the Fourth Week of Lent
The 1901 Jewish Encyclopedia
The invention of the art of working in brass and iron is ascribed to Tubal-cain (Genesis 4:22), and thus placed in prehistoric times. The Israelites, therefore, derived their knowledge of the art from others. Further proof of this fact is furnished by the undoubtedly trustworthy report that Solomon brought Hiram, an artificer, from Tyre to make the brazen implements used in the Temple; from this it is apparent that at that time the Jews had not acquired the art. Indeed, as industrial pursuits in general among the Jews arose only after the time of Solomon, it may be assumed that the same was the case with the art of working in brass and iron. Outside of the cities the peasant continued for a long time to make (as he still makes at the present day, in some places) his own clothes and his own simple tools, and to be his own carpenter. As soon, however, as the Israelites began to settle in larger towns, and especially as the Canaanitish cities were opened to them, a division of labor took place; then, for the first time, such occupations as working in brass and iron began to develop among them. Without doubt the use of brass preceded that of iron: the kitchen utensils were of brass ("neá¸¥oshet"), as also were parts of the armorâhelmet, shield, cuirass, greaves, bow, and, perhaps, sword (1 Samuel 17:5 et seq.; 2 Samuel 22:35).
Period of Introduction.
Iron does not seem to have taken the place of brass until a rather late date. Although the art of working in iron is mentioned in the Hexateuch (Numbers 31:22, 35:16; Deuteronomy 3:11, 19:5; Joshua 22:8), these are generally considered comparatively late passages, and would therefore only indicate something for the time in which they were written, but nothing for the period to which they refer. The same is claimed for 1 Samuel 17:7 and 2 Kings 6:5; these passages are said to belong to a considerably later period. The oldest passage from this point of view which presupposes the use of iron is 2 Samuel 12:31, in which "á¸¥ariáºe ha-barzel" are mentioned. In Amos "á¸¥aruáºot ha- barzel," used by the Arameans, are spoken of. It may be inferred from 2 Samuel 12:31 that the Israelites of that time were also familiar with the metal.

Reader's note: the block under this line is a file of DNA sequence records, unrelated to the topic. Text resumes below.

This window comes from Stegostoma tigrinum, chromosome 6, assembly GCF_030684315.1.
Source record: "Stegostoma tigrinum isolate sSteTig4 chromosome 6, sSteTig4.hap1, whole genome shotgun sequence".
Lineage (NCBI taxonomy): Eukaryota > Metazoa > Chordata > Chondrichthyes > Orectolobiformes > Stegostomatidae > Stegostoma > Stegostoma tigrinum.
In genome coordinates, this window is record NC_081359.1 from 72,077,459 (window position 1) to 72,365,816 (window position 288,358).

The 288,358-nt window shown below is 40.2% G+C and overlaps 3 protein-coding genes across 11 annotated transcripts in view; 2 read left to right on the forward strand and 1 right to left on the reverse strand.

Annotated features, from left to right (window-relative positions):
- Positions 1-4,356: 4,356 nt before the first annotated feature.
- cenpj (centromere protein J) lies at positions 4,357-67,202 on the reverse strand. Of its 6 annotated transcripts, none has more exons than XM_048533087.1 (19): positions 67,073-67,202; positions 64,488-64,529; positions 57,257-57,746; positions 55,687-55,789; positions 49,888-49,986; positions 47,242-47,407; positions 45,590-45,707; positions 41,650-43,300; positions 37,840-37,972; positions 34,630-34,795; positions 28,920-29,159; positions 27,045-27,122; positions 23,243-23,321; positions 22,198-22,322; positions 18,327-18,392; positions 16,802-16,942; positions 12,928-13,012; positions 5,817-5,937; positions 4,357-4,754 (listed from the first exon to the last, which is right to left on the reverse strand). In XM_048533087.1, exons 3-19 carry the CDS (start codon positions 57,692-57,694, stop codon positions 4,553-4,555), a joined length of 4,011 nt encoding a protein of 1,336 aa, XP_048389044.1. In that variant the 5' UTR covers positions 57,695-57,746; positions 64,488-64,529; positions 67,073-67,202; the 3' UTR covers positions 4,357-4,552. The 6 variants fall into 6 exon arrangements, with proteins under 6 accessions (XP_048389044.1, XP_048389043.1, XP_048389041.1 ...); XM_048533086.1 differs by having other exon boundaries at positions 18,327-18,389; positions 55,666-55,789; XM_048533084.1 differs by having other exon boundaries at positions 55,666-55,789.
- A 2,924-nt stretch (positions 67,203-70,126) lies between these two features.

Iron was used in a great many ways: for manufacturing axes and hatchets (Deuteronomy 19:5; 2 Kings 6:5); sickles, knives, swords, and spears (1 Samuel 17:7); bolts, chains, and fetters (Psalms 105:18; 107:10,16; Isaiah 45:2); nails, hooks, and hilts (Jeremiah 17:1; Job 19:24). It was also used in making plows, thrashing-carts, and thrashing-boards (Amos 1:3; 1 Samuel 13:20; 2 Samuel 12:31), as well as for sheathing war-chariots. The Israelites found such "iron chariots" already in use among the Canaanites, and were compelled to avoid encountering the enemy in the open plain, where the latter could use their chariots.
Iron lends itself readily to figurative usage. Thus Egypt is called "kur ha-barzel" (the iron furnace; Deuteronomy 4:20); those who are sunk in misery are described as "asire 'oni u-barzel" (bound in affliction and iron; Psalms 107:10). A tyrannical ruler is characterized as "shebeá¹ barzel" (Psalms 2:9), or "'ol barzel" (Deuteronomy 28:48); an unbending neck is "gid barzel" (Isaiah 48:4). The teeth of the fourth great beast which Daniel saw in his vision are of iron (Daniel 7:7; comp. II Macc. 11:19; Ecclus. [Sirach] 22:15).
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Singer, Isidore, Ph.D, Projector and Managing Editor. Entry for 'Iron'. 1901 The Jewish Encyclopedia. https://www.studylight.org/​encyclopedias/​eng/​tje/​i/iron.html. 1901.